Black Hole Packs Powerful Punch With Jets Streaming To Incredible Speeds
Astronomers have discovered that high speeds jet from black holes have a lot of power because they actually contain heavy atoms.
"Although they have been observed for decades, we're still not sure what they are made of, or what powers them," said study lead author and European Space Organization (ESO) astronomer Dr María Díaz Trigo.
Researchers have examined a black hole that weighs more than the mass of the sun, with X-rays and radio waves. These observations didn't initially lead to a discovery of any jets despite the black hole being active.
"Intriguingly, we found the lines were not where they should be, but rather were shifted significantly," said radio observations leader Dr. James Miller Jones, from the Curtin University node of the International Centre for Radio Astronomy Research (ICRAR).
Space.com reports that scientists have found evidence of nickel and iron in the jets emitted by the black hole, suggesting that "normal" matter plays a much bigger role in these structures than the "exotic antimatter."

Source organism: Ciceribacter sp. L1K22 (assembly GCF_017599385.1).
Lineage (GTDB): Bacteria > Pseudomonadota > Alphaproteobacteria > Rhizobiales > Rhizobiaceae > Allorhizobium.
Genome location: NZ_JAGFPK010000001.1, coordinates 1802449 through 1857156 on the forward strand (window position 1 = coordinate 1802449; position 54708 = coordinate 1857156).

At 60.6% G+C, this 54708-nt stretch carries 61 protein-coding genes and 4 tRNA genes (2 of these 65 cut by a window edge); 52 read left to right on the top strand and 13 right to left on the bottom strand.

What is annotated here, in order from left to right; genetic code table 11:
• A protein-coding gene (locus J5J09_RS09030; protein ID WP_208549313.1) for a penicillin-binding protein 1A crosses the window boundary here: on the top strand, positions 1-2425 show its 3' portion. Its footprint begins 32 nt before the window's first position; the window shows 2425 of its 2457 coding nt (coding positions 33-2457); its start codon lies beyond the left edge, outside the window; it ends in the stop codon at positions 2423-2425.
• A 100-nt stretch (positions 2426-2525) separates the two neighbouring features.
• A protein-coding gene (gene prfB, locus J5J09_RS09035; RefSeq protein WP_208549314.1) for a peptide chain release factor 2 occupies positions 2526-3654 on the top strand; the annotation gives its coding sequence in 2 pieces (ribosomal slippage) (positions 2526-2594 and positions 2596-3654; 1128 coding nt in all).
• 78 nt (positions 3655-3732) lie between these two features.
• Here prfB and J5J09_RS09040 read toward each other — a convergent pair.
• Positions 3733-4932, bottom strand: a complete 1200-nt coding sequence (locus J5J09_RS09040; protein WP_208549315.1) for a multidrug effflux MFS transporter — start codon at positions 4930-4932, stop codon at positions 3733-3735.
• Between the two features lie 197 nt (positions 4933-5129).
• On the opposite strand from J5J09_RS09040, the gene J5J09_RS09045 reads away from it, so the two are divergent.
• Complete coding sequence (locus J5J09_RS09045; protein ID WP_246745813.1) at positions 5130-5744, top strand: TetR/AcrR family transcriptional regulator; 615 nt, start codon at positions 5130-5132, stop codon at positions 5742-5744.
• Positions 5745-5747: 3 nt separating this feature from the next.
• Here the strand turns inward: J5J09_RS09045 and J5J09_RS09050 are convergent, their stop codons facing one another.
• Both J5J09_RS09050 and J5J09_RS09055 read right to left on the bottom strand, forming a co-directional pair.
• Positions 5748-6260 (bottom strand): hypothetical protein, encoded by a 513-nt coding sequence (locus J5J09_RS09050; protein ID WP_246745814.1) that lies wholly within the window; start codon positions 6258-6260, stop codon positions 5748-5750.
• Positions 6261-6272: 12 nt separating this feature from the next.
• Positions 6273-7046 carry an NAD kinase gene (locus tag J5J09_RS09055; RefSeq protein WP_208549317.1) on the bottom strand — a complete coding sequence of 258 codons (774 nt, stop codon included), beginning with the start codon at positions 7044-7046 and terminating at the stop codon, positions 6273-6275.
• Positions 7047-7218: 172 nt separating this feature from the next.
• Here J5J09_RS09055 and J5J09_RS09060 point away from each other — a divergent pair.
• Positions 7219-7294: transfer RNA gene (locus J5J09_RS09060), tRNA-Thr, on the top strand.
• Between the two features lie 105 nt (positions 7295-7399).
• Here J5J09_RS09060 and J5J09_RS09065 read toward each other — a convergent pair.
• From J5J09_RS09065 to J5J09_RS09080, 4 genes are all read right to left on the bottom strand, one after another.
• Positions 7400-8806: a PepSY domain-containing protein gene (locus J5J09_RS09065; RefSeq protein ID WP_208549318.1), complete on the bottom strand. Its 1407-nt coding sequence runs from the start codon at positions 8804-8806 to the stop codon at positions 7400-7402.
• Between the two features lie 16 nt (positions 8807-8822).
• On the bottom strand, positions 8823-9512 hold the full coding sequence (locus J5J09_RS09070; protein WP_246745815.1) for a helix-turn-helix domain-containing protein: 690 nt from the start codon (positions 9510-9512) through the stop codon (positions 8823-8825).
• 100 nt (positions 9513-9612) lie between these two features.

"We've known for a long time that jets contain electrons but haven't got an overall negative charge, so there must be something positively charged in them, too," Miller Jones said.
"Until now, it wasn't clear whether the positive charge came from positrons, the antimatter 'opposite' of electrons, or positively charged atoms," Miller-Jones added. "Since our results found nickel and iron in these jets, we now know ordinary matter must be providing the positive charge."
Researchers measured 4U1630-47, a black hole candidate where they studied the emissions from the ESA's XMM-Newton satellite and analyzed the black hole radio wavelengths using the Australia Telescope Compact Array system.
The observations showed the team the sudden appearance of the jets while the data revealed emission lines in the jets' x-ray spectrum, which corresponds to iron and nickel.
"It led us to conclude the particles were being accelerated to fast speeds in the jets - one directed towards Earth, and the other one in the opposite direction," co-author Simone Migliari, of the University of Barcelona, said in a statement.
The team also calculated an incredible velocity of the jets to be about 66 percent of the speed of light, which is 440 million mph (708 million km/h).